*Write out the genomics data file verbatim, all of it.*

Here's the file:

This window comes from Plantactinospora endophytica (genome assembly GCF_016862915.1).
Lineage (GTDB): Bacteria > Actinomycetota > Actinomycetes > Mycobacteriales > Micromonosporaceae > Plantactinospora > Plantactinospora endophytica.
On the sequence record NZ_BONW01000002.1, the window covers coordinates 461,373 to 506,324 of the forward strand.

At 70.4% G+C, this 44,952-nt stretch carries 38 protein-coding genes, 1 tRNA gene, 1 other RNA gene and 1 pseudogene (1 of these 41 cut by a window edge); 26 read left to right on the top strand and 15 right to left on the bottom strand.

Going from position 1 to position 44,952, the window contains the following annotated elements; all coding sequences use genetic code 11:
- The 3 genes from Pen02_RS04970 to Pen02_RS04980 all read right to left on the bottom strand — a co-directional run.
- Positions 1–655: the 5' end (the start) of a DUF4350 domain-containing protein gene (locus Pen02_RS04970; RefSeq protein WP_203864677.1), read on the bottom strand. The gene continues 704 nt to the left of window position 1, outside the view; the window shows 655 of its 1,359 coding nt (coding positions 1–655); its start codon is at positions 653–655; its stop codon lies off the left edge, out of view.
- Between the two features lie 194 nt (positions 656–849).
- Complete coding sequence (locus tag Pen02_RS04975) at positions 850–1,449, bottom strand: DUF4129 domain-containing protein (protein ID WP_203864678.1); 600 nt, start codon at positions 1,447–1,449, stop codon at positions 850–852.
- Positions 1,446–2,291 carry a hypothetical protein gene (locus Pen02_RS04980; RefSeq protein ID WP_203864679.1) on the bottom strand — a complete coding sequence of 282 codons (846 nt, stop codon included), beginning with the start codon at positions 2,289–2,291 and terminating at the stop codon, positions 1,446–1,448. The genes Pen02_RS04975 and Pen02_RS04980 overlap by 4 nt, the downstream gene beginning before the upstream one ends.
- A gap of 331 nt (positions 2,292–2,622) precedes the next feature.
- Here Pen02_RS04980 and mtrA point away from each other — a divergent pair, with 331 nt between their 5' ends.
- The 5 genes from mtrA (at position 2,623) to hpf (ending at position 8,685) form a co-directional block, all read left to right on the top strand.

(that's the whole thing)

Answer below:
This window comes from Plantactinospora endophytica (genome assembly GCF_016862915.1).
Lineage (GTDB): Bacteria > Actinomycetota > Actinomycetes > Mycobacteriales > Micromonosporaceae > Plantactinospora > Plantactinospora endophytica.
On the sequence record NZ_BONW01000002.1, the window covers coordinates 461,373 to 506,324 of the forward strand.

At 70.4% G+C, this 44,952-nt stretch carries 38 protein-coding genes, 1 tRNA gene, 1 other RNA gene and 1 pseudogene (1 of these 41 cut by a window edge); 26 read left to right on the top strand and 15 right to left on the bottom strand.

Going from position 1 to position 44,952, the window contains the following annotated elements; all coding sequences use genetic code 11:
- The 3 genes from Pen02_RS04970 to Pen02_RS04980 all read right to left on the bottom strand — a co-directional run.
- Positions 1–655: the 5' end (the start) of a DUF4350 domain-containing protein gene (locus Pen02_RS04970; RefSeq protein WP_203864677.1), read on the bottom strand. The gene continues 704 nt to the left of window position 1, outside the view; the window shows 655 of its 1,359 coding nt (coding positions 1–655); its start codon is at positions 653–655; its stop codon lies off the left edge, out of view.
- Between the two features lie 194 nt (positions 656–849).
- Complete coding sequence (locus tag Pen02_RS04975) at positions 850–1,449, bottom strand: DUF4129 domain-containing protein (protein ID WP_203864678.1); 600 nt, start codon at positions 1,447–1,449, stop codon at positions 850–852.
- Positions 1,446–2,291 carry a hypothetical protein gene (locus Pen02_RS04980; RefSeq protein ID WP_203864679.1) on the bottom strand — a complete coding sequence of 282 codons (846 nt, stop codon included), beginning with the start codon at positions 2,289–2,291 and terminating at the stop codon, positions 1,446–1,448. The genes Pen02_RS04975 and Pen02_RS04980 overlap by 4 nt, the downstream gene beginning before the upstream one ends.
- A gap of 331 nt (positions 2,292–2,622) precedes the next feature.
- Here Pen02_RS04980 and mtrA point away from each other — a divergent pair, with 331 nt between their 5' ends.
- The 5 genes from mtrA (at position 2,623) to hpf (ending at position 8,685) form a co-directional block, all read left to right on the top strand.